Given the markedly different acoustic impedance of wood and soft tissues, retained wooden foreign bodies are easily identified by radiologists, with the leading edge of the echogenic wood resulting in marked acoustic shadowing . Retained foreign bodies in the soft tissue of the extremities that were initially overlooked and discovered later are unfortunately common . Localization of embedded foreign body may prove to be very difficult. Exploration under regional or general anesthesia with application of a tourniquet (whenever possible) has been recommended to provide a better operative view .
Incomplete removal is a possibility, and exposure should be adequate to avoid it. Sonography can be a useful therapeutic adjuvant in the management of wooden splinter or other foreign bodies in the extremities ; ultrasound can confirm completeness of removal of the foreign body after surgery as well . Notably, the identification of wooden foreign bodies may be exceedingly difficult on magnetic resonance imaging (MRI), especially when foreign bodies are small and there is no associated abscess or fluid collection . When compared with MRI, computed tomography (CT) scan has the advantage of being less expensive, more readily available, and faster to perform. However, sonography has been proved to be effective only for superficial foreign bodies. Foreign bodies and their accompanying shadowing or reverberation may not be well visualized if they are located adjacent to the bone or deep to subcutaneous gas . X-ray examinations will miss radiolucent foreign bodies. Sonography allows detection of a variety of soft-tissue foreign bodies, including wood splinters, glass, metal, and plastic, along with evaluation of their associated soft-tissue complications .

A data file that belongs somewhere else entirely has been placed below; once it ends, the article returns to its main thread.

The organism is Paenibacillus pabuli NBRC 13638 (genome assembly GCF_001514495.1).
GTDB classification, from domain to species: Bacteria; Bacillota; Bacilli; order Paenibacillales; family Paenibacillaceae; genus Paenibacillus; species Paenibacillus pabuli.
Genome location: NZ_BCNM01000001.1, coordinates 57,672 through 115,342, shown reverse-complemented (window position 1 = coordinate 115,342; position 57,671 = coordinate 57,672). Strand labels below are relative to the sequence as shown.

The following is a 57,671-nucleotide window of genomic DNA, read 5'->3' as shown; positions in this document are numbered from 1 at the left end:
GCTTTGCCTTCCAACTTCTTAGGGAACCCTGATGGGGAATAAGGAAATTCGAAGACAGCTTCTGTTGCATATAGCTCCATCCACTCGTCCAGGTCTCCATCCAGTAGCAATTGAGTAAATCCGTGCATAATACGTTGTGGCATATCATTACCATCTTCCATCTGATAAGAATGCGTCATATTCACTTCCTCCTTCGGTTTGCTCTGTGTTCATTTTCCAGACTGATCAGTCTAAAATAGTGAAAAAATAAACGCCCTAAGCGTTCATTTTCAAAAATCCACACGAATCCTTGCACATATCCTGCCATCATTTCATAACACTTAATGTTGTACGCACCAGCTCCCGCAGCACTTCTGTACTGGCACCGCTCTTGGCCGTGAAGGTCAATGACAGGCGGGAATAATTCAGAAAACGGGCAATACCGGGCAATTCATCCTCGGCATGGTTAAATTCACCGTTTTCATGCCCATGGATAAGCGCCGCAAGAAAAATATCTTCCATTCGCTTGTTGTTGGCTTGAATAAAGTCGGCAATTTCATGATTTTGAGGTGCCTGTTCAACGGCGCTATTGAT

Ultrasound examination can readily demonstrate such ‘radiolucent’ foreign bodies. Such implanted foreign body can lead to infection. Ultrasound examination can readily demonstrate such radiolucent foreign bodies, but sonography is not commonly ordered by orthopedists and clinicians alike in traumatic conditions of the limbs unlike X-ray examination. Therefore, this participatory, real-time, cheap, and easily available diagnostic modality is often ignored as a screening tool by clinicians, and instead, there is tendency to order a high-end imaging modality like MRI or high-radiation-based modality like CT scan. This case implies that a non-healing sinus with normal bone finding in radiograph following old trauma should raise the suspicion of implanted foreign body/bodies which can be detected at bedside by office sonography instead .
Non-healing sinus with normal bone finding in radiograph following old trauma should raise the suspicion of implanted foreign body/bodies which can be detected by sonography. Ultrasound examination can readily demonstrate radiolucent foreign bodies, but sonography is not commonly ordered by orthopedists and clinicians in traumatic conditions of the limbs as a screening tool for evaluation unlike X-ray examination. Though it is a cheap, easily available, and real-time diagnostic modality, sonography is often ignored as a screening tool in limb injuries. Instead, there is tendency among clinicians to order a high-end imaging modality like MRI or high-radiation-based modality like CT scan.
Written informed consent was obtained from the patient for publication of this case report and any accompanying images. A copy of the written consent is available for review by the Editor-in-Chief of this journal.
Dr. BB is an assistant professor and in charge and Dr. NB and Dr. PJG are former senior residents in the Department of Orthopaedics & Trauma in NEIGRIHMS. Dr. AH is an assistant professor in the Department of Radiology and Imaging in NEIGRIHMS.